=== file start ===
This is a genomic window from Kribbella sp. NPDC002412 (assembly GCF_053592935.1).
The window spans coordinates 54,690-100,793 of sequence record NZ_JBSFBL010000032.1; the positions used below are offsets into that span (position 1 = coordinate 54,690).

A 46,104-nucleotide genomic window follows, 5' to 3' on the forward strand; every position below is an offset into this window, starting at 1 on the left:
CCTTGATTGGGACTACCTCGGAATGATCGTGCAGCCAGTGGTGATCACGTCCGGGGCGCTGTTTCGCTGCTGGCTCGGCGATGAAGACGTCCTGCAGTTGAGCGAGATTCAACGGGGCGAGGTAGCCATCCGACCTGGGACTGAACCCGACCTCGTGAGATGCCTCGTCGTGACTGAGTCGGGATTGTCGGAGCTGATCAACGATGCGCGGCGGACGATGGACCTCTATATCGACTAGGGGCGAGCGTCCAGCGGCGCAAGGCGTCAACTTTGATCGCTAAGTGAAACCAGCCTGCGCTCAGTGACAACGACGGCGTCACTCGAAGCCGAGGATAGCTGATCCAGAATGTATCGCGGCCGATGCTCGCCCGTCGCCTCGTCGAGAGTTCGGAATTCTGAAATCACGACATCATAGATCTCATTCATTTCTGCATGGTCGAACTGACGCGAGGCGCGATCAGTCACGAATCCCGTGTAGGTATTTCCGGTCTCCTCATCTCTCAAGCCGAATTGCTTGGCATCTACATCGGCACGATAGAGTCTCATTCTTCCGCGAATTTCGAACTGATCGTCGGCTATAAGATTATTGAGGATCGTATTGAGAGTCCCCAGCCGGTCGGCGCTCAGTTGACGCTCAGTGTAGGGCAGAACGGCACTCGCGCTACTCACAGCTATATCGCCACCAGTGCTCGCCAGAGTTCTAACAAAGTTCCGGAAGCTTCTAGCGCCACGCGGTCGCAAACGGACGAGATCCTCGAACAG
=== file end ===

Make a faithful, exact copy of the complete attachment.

This is a genomic window from Kribbella sp. NPDC002412 (assembly GCF_053592935.1).
The window spans coordinates 54,690-100,793 of sequence record NZ_JBSFBL010000032.1; the positions used below are offsets into that span (position 1 = coordinate 54,690).

A 46,104-nucleotide genomic window follows, 5' to 3' on the forward strand; every position below is an offset into this window, starting at 1 on the left:
CCTTGATTGGGACTACCTCGGAATGATCGTGCAGCCAGTGGTGATCACGTCCGGGGCGCTGTTTCGCTGCTGGCTCGGCGATGAAGACGTCCTGCAGTTGAGCGAGATTCAACGGGGCGAGGTAGCCATCCGACCTGGGACTGAACCCGACCTCGTGAGATGCCTCGTCGTGACTGAGTCGGGATTGTCGGAGCTGATCAACGATGCGCGGCGGACGATGGACCTCTATATCGACTAGGGGCGAGCGTCCAGCGGCGCAAGGCGTCAACTTTGATCGCTAAGTGAAACCAGCCTGCGCTCAGTGACAACGACGGCGTCACTCGAAGCCGAGGATAGCTGATCCAGAATGTATCGCGGCCGATGCTCGCCCGTCGCCTCGTCGAGAGTTCGGAATTCTGAAATCACGACATCATAGATCTCATTCATTTCTGCATGGTCGAACTGACGCGAGGCGCGATCAGTCACGAATCCCGTGTAGGTATTTCCGGTCTCCTCATCTCTCAAGCCGAATTGCTTGGCATCTACATCGGCACGATAGAGTCTCATTCTTCCGCGAATTTCGAACTGATCGTCGGCTATAAGATTATTGAGGATCGTATTGAGAGTCCCCAGCCGGTCGGCGCTCAGTTGACGCTCAGTGTAGGGCAGAACGGCACTCGCGCTACTCACAGCTATATCGCCACCAGTGCTCGCCAGAGTTCTAACAAAGTTCCGGAAGCTTCTAGCGCCACGCGGTCGCAAACGGACGAGATCCTCGAACAG